וַיִּגַּ֨שׁ אֵלָ֜יו יְהוּדָ֗ה וַיֹּאמֶר֮ בִּ֣י אֲדֹנִי֒
Yehuda approached him [Yosef] and said, “Please, my master… ” (44:18)
One of the features accompanying the words of the Torah are the cantillation notes, known as taamei hamikra or trop. These notes indicate how the words of the verse should be sung, with each sign having its own distinctive melody. The taamim date back to antiquity; according to many opinions, they were given to Moshe together with the Torah at Sinai.
Taamim that Join and Taamim that Separate – Shem and Yefes
It is important to realize that in addition to the melodic aspect of the taamim, they also contribute to our understanding of the words themselves. The most obvious expression of this idea is the fact that some taamim join words together, while others separate them by denoting pauses of varying degrees. Clearly, the way in which we group the words will impact on our understanding of their meaning.
A simple illustration of this idea can be found in the verse which describes Shem as “אֲחִ֖י יֶ֥פֶת הַגָּדֽוֹל”. The word “הַגָּדוֹל” means “big” and denotes the eldest brother. The question is: Who was the eldest brother? To whom does the word “הַגָּדוֹל” refer? Does it qualify the word “יֶפֶת”, indicating that he was the eldest, or does it rather qualify the word “אֲחִי”, stating that Shem was the eldest brother? The answer can be derived from the taamim of these words. The taam under the word “אֲחִי”, is known as a tipcha. It is – conveniently – shaped like a comma, and indeed, serves as a minor pause. On the other hand, the taam under the word “יֶפֶת” is known as a mercha and serves to connect it to the word that follows – “הַגָּדוֹל”. Thus, the taamim are informing us that the way to read these words is that Shem was “the brother of (אֲחִי) Yefes the eldest (יֶ֥פֶת הַגָּדֽוֹל).”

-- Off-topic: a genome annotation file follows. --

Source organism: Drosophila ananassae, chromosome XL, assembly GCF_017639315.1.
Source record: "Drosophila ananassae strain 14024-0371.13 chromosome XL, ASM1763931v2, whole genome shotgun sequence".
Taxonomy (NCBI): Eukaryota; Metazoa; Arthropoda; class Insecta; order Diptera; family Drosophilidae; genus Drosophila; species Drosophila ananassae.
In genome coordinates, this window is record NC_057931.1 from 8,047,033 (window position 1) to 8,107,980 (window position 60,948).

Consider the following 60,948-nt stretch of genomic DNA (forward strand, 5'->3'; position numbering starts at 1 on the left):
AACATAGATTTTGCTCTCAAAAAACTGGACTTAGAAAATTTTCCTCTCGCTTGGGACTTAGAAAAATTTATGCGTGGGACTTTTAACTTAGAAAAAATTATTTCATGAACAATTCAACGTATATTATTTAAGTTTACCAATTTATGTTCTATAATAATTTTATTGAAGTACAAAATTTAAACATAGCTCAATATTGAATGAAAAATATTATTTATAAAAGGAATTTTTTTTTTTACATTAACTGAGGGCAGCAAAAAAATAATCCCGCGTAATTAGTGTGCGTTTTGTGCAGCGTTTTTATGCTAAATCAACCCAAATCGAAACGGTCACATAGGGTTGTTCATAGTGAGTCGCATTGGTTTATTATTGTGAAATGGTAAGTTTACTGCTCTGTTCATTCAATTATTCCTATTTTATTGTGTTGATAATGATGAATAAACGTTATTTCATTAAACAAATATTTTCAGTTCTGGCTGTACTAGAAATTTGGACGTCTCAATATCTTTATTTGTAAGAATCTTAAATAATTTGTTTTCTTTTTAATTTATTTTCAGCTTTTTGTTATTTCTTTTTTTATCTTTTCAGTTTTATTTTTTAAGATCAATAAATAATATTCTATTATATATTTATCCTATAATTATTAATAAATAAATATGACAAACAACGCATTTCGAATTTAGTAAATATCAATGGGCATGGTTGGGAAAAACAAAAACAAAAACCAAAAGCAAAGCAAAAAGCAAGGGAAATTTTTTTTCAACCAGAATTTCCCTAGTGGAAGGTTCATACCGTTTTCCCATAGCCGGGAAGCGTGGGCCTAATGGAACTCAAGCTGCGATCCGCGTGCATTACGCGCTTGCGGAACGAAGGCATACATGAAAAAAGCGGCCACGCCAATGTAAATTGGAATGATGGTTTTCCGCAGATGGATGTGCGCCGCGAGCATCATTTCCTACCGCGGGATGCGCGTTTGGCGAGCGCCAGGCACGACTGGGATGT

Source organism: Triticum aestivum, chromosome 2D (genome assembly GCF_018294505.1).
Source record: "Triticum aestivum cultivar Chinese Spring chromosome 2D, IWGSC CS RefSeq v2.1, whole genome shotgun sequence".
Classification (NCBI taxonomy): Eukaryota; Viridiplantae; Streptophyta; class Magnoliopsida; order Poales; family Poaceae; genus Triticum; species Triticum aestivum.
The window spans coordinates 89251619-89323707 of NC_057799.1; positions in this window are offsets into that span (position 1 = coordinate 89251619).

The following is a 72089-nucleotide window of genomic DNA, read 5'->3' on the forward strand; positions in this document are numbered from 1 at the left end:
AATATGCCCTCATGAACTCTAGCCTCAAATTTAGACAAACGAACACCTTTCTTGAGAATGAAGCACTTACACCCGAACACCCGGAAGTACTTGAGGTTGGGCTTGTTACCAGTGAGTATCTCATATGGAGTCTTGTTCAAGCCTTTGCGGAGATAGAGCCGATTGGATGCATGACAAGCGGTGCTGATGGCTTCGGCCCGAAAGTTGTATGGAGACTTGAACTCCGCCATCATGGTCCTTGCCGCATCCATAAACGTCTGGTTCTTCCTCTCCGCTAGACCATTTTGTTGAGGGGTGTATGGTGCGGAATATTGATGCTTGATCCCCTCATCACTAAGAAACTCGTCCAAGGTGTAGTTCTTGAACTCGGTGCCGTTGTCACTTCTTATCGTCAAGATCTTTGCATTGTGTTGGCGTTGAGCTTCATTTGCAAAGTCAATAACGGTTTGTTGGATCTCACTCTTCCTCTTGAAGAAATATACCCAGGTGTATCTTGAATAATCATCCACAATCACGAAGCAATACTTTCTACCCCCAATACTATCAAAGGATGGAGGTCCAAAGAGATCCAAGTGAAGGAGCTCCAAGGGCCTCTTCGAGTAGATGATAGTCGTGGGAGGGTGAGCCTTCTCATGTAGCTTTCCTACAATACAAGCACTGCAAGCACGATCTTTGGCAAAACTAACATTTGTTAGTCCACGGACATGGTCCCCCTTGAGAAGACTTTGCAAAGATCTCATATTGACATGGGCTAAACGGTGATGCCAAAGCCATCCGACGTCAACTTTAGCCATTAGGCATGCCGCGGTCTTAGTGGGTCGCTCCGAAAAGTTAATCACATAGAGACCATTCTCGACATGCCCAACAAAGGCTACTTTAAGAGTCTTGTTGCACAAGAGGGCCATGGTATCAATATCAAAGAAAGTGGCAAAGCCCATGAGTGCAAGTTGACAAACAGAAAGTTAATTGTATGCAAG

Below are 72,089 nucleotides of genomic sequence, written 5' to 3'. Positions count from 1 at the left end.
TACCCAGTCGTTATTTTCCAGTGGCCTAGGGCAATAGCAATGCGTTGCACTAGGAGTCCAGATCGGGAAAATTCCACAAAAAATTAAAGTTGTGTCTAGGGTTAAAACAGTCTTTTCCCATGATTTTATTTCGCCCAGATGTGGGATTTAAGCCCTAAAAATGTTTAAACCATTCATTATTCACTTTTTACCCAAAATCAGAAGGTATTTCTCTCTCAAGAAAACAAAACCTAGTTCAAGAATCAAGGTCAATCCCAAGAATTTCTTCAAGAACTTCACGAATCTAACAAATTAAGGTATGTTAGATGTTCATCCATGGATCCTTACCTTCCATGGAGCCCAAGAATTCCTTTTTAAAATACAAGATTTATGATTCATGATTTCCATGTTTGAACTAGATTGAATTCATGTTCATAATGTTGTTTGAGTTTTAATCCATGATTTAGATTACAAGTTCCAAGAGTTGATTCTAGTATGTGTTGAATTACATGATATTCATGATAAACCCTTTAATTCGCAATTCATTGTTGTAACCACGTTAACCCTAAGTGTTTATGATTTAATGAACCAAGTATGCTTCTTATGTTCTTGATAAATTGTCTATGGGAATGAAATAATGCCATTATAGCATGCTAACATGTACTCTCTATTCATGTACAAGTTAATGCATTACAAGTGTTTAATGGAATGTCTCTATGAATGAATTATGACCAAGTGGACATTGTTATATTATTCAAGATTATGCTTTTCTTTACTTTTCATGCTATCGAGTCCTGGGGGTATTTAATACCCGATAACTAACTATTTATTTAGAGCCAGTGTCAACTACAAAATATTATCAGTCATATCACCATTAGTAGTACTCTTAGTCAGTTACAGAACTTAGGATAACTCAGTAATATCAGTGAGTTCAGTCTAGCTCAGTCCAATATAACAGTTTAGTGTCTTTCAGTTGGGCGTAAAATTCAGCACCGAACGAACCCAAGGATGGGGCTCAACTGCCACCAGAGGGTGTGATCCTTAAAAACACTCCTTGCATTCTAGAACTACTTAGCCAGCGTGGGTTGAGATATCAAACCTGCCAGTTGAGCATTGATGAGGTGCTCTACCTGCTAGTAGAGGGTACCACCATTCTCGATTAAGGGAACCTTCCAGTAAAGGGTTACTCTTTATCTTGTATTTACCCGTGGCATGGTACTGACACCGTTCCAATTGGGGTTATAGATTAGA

Taamim that Emphasize – Pharaoh and Yaakov
A fascinating example of a more subtle type of meaning to be gleaned from the taamei hamikra can be found in our Parsha. When Yosef introduces his father Yaakov to Pharaoh, we find the following exchange between the two:
וַיֹּ֥אמֶר פַּרְעֹ֖ה אֶֽל־יַעֲקֹ֑ב כַּמָּ֕ה יְמֵ֖י שְׁנֵ֥י חַיֶּֽיךָ. וַיֹּ֤אמֶר יַעֲקֹב֙ אֶל־פַּרְעֹ֔ה יְמֵי֙ שְׁנֵ֣י מְגוּרַ֔י שְׁלֹשִׁ֥ים וּמְאַ֖ת שָׁנָ֑ה מְעַ֣ט וְרָעִ֗ים הָיוּ֙ יְמֵי֙ שְׁנֵ֣י חַיַּ֔י
Pharaoh said the Yaakov, “How many are the days of the years of your life?” Yaakov said to Pharaoh, “The days of the years of my sojourns have been a hundred and thirty years. Few and bad have been the days of the years of my life.”
Yaakov’s answer to Pharaoh’s question is somewhat mystifying. Having been asked by the latter as to how old he was, why did he not content himself by simply replying with his age, continuing instead to comment on the quality of his years?